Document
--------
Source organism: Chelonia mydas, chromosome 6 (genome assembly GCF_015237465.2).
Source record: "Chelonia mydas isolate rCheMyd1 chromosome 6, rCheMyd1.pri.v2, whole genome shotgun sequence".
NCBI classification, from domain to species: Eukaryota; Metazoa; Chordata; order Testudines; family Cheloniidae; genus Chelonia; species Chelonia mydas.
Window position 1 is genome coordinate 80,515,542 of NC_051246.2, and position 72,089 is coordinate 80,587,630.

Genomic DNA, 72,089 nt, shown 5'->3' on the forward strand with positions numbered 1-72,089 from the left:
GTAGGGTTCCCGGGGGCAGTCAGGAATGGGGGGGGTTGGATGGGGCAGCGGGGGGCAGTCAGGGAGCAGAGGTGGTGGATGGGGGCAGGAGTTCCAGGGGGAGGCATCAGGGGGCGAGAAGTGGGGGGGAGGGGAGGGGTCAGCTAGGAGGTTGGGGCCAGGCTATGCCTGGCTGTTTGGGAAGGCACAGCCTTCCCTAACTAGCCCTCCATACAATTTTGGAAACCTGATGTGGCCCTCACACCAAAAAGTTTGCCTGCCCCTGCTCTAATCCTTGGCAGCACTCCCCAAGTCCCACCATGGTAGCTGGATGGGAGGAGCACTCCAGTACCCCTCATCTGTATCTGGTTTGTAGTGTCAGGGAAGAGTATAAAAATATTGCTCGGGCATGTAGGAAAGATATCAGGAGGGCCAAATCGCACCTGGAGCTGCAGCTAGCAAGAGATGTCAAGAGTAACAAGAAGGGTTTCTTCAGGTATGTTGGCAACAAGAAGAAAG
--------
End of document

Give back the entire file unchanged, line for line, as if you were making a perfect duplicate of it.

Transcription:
Source organism: Chelonia mydas, chromosome 6 (genome assembly GCF_015237465.2).
Source record: "Chelonia mydas isolate rCheMyd1 chromosome 6, rCheMyd1.pri.v2, whole genome shotgun sequence".
NCBI classification, from domain to species: Eukaryota; Metazoa; Chordata; order Testudines; family Cheloniidae; genus Chelonia; species Chelonia mydas.
Window position 1 is genome coordinate 80,515,542 of NC_051246.2, and position 72,089 is coordinate 80,587,630.

Genomic DNA, 72,089 nt, shown 5'->3' on the forward strand with positions numbered 1-72,089 from the left:
GTAGGGTTCCCGGGGGCAGTCAGGAATGGGGGGGGTTGGATGGGGCAGCGGGGGGCAGTCAGGGAGCAGAGGTGGTGGATGGGGGCAGGAGTTCCAGGGGGAGGCATCAGGGGGCGAGAAGTGGGGGGGAGGGGAGGGGTCAGCTAGGAGGTTGGGGCCAGGCTATGCCTGGCTGTTTGGGAAGGCACAGCCTTCCCTAACTAGCCCTCCATACAATTTTGGAAACCTGATGTGGCCCTCACACCAAAAAGTTTGCCTGCCCCTGCTCTAATCCTTGGCAGCACTCCCCAAGTCCCACCATGGTAGCTGGATGGGAGGAGCACTCCAGTACCCCTCATCTGTATCTGGTTTGTAGTGTCAGGGAAGAGTATAAAAATATTGCTCGGGCATGTAGGAAAGATATCAGGAGGGCCAAATCGCACCTGGAGCTGCAGCTAGCAAGAGATGTCAAGAGTAACAAGAAGGGTTTCTTCAGGTATGTTGGCAACAAGAAGAAAG